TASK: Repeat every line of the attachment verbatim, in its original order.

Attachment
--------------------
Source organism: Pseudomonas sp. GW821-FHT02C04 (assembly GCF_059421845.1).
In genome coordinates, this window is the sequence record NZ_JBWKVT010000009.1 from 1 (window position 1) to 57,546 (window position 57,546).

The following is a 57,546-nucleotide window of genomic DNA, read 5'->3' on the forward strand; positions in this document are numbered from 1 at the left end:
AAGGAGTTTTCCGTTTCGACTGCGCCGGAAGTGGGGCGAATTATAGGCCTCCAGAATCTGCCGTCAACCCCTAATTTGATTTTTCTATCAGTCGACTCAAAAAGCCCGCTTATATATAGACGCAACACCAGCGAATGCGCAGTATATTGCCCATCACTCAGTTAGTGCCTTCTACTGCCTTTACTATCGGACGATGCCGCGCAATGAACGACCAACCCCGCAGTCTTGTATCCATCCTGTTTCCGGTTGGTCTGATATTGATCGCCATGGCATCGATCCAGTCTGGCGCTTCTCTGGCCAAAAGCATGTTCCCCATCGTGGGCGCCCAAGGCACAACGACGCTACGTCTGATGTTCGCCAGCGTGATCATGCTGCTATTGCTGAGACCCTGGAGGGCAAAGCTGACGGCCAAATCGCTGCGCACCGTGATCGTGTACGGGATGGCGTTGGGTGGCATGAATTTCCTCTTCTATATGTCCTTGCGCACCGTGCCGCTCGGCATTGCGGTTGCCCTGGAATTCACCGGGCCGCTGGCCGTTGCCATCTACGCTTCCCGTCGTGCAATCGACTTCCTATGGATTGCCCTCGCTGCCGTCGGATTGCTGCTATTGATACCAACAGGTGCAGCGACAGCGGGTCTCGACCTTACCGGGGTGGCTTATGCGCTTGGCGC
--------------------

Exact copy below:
Source organism: Pseudomonas sp. GW821-FHT02C04 (assembly GCF_059421845.1).
In genome coordinates, this window is the sequence record NZ_JBWKVT010000009.1 from 1 (window position 1) to 57,546 (window position 57,546).

The following is a 57,546-nucleotide window of genomic DNA, read 5'->3' on the forward strand; positions in this document are numbered from 1 at the left end:
AAGGAGTTTTCCGTTTCGACTGCGCCGGAAGTGGGGCGAATTATAGGCCTCCAGAATCTGCCGTCAACCCCTAATTTGATTTTTCTATCAGTCGACTCAAAAAGCCCGCTTATATATAGACGCAACACCAGCGAATGCGCAGTATATTGCCCATCACTCAGTTAGTGCCTTCTACTGCCTTTACTATCGGACGATGCCGCGCAATGAACGACCAACCCCGCAGTCTTGTATCCATCCTGTTTCCGGTTGGTCTGATATTGATCGCCATGGCATCGATCCAGTCTGGCGCTTCTCTGGCCAAAAGCATGTTCCCCATCGTGGGCGCCCAAGGCACAACGACGCTACGTCTGATGTTCGCCAGCGTGATCATGCTGCTATTGCTGAGACCCTGGAGGGCAAAGCTGACGGCCAAATCGCTGCGCACCGTGATCGTGTACGGGATGGCGTTGGGTGGCATGAATTTCCTCTTCTATATGTCCTTGCGCACCGTGCCGCTCGGCATTGCGGTTGCCCTGGAATTCACCGGGCCGCTGGCCGTTGCCATCTACGCTTCCCGTCGTGCAATCGACTTCCTATGGATTGCCCTCGCTGCCGTCGGATTGCTGCTATTGATACCAACAGGTGCAGCGACAGCGGGTCTCGACCTTACCGGGGTGGCTTATGCGCTTGGCGC